Over the last few years, as the market has evolved and more vendors have entered the fray, a number of new terms have become commonplace each meant to either truly represent a component of the market or a marketing gimmick by some vendors to try and create and legitimize a niche for themselves. The rising sophistication of SMBs is evident in that they are at least familiar with the various terms being bandied about. This is not to say that SMBs do not differ in their views of what each term actually means.

Familiarity with the term cloud computing is rising among SMBs suggesting vendors’ evangelism activities are having some effect in terms of recognition and awareness. However, a good understanding of the benefits of cloud computing varies significantly among the SMBs. More importantly, awareness among channels that serve the SMB segment is limited with pockets of misinformation. Even if the SMBs and channels know about the benefits of cloud computing they still worry about security and data privacy.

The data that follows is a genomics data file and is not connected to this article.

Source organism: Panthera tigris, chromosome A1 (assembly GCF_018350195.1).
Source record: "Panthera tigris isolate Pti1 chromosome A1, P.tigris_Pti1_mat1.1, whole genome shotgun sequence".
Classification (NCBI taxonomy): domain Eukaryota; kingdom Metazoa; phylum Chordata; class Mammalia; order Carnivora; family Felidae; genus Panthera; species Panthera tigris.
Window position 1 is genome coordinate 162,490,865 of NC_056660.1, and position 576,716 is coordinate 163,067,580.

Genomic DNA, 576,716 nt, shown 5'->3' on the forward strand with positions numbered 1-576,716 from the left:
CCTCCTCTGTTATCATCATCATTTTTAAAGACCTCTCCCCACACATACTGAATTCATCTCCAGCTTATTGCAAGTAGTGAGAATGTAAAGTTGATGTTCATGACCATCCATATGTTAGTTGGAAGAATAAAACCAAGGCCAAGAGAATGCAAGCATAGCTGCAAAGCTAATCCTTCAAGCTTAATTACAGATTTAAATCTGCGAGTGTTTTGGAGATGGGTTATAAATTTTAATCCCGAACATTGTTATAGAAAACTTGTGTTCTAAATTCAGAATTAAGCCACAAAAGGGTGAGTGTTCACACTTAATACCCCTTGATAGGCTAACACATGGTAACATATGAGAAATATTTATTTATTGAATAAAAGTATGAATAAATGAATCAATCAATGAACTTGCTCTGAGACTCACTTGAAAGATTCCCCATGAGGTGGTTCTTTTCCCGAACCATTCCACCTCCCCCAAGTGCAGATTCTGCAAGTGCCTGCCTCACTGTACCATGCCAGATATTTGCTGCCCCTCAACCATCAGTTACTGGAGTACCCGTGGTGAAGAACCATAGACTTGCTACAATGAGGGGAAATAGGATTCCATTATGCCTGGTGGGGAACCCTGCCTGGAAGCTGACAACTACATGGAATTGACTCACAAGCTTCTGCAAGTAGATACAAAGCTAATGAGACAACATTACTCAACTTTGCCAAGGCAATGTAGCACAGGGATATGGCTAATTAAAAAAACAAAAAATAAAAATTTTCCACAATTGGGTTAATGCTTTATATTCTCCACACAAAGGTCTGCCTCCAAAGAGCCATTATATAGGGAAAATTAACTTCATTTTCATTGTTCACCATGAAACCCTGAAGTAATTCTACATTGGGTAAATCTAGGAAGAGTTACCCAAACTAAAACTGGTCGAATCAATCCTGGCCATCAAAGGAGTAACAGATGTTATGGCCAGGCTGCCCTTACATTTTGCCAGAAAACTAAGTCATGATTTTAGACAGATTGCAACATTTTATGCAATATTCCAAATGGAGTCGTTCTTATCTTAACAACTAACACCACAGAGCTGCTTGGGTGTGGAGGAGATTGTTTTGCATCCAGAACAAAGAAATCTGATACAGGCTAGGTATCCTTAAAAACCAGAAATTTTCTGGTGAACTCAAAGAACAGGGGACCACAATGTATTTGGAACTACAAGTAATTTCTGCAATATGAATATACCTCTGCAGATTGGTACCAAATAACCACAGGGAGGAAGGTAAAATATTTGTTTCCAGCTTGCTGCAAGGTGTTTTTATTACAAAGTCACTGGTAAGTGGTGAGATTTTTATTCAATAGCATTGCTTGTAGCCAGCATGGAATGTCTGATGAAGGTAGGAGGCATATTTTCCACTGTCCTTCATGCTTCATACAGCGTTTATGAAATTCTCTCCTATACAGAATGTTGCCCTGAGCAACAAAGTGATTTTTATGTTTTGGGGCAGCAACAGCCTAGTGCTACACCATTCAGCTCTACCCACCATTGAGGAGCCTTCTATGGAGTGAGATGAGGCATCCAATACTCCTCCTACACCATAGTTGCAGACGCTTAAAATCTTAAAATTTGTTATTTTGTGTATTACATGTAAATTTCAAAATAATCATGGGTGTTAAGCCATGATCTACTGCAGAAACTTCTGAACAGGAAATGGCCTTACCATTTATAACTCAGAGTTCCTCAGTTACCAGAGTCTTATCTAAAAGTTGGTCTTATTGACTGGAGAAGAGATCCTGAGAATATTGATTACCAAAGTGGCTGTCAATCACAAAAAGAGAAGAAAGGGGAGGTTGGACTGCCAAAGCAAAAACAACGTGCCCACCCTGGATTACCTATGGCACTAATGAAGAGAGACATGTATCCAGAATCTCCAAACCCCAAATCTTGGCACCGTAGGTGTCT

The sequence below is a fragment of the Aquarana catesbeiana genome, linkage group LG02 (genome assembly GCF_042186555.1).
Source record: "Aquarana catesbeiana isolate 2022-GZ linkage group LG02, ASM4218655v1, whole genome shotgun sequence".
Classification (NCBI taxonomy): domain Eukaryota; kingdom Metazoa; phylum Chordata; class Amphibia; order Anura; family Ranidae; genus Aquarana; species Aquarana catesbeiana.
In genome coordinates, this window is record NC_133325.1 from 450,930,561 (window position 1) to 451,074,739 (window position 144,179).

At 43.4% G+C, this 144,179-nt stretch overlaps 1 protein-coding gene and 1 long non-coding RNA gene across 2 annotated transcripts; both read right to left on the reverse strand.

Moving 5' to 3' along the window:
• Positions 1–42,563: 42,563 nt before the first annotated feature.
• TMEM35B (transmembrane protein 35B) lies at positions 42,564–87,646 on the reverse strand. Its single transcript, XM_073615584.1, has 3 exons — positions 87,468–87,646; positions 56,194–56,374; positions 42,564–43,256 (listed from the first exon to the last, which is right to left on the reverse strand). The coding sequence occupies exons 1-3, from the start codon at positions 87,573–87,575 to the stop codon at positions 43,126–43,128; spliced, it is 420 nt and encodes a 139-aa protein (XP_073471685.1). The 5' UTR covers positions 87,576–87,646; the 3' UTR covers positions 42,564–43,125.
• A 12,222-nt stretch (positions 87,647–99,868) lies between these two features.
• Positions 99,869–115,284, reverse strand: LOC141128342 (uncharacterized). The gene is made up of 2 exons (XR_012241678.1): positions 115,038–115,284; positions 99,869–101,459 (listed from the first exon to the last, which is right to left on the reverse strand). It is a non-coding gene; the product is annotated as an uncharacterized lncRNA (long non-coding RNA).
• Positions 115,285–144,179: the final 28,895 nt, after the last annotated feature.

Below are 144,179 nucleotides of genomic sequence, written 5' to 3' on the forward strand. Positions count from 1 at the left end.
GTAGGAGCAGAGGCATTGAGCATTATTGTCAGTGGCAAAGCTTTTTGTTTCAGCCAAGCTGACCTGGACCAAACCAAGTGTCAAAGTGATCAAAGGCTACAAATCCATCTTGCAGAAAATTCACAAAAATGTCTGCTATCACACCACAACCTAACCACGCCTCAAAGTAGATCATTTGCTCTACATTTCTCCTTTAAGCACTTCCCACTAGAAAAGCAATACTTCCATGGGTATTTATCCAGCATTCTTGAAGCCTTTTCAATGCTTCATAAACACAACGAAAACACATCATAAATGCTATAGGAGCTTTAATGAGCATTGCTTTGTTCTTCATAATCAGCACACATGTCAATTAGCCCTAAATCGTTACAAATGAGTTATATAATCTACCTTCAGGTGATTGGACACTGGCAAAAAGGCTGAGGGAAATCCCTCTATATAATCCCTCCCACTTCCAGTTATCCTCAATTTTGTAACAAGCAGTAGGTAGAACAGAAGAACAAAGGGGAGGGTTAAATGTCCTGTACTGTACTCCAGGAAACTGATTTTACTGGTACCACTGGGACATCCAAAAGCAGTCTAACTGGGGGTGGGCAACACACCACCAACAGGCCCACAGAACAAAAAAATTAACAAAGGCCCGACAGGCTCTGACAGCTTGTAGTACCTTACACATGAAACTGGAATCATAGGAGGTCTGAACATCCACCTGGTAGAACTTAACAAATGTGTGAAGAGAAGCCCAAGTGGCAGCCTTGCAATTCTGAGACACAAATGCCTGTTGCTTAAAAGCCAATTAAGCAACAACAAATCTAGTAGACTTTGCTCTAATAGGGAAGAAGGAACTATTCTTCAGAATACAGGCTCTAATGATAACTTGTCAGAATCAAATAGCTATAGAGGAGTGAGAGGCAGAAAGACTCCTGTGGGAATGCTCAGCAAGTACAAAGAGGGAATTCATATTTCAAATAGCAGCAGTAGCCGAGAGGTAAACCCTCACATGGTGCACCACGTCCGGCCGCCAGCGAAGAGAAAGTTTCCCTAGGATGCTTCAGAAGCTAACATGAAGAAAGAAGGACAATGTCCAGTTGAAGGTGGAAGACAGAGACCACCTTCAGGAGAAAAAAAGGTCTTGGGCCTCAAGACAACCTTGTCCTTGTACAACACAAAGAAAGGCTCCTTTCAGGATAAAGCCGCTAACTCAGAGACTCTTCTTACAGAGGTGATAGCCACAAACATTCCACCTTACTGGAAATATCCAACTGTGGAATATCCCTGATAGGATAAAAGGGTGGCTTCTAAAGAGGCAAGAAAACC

Cloud computing has been touted as the next big thing but as far as the Indian market is concerned while there is a lot of hype and interest generated around this technology the ground realities reflect a more sobering truth: that SMBs in India are still some way off from shifting to the cloud in a big way and that the initial vendor push is more oriented to the upper mid-market businesses and large enterprises.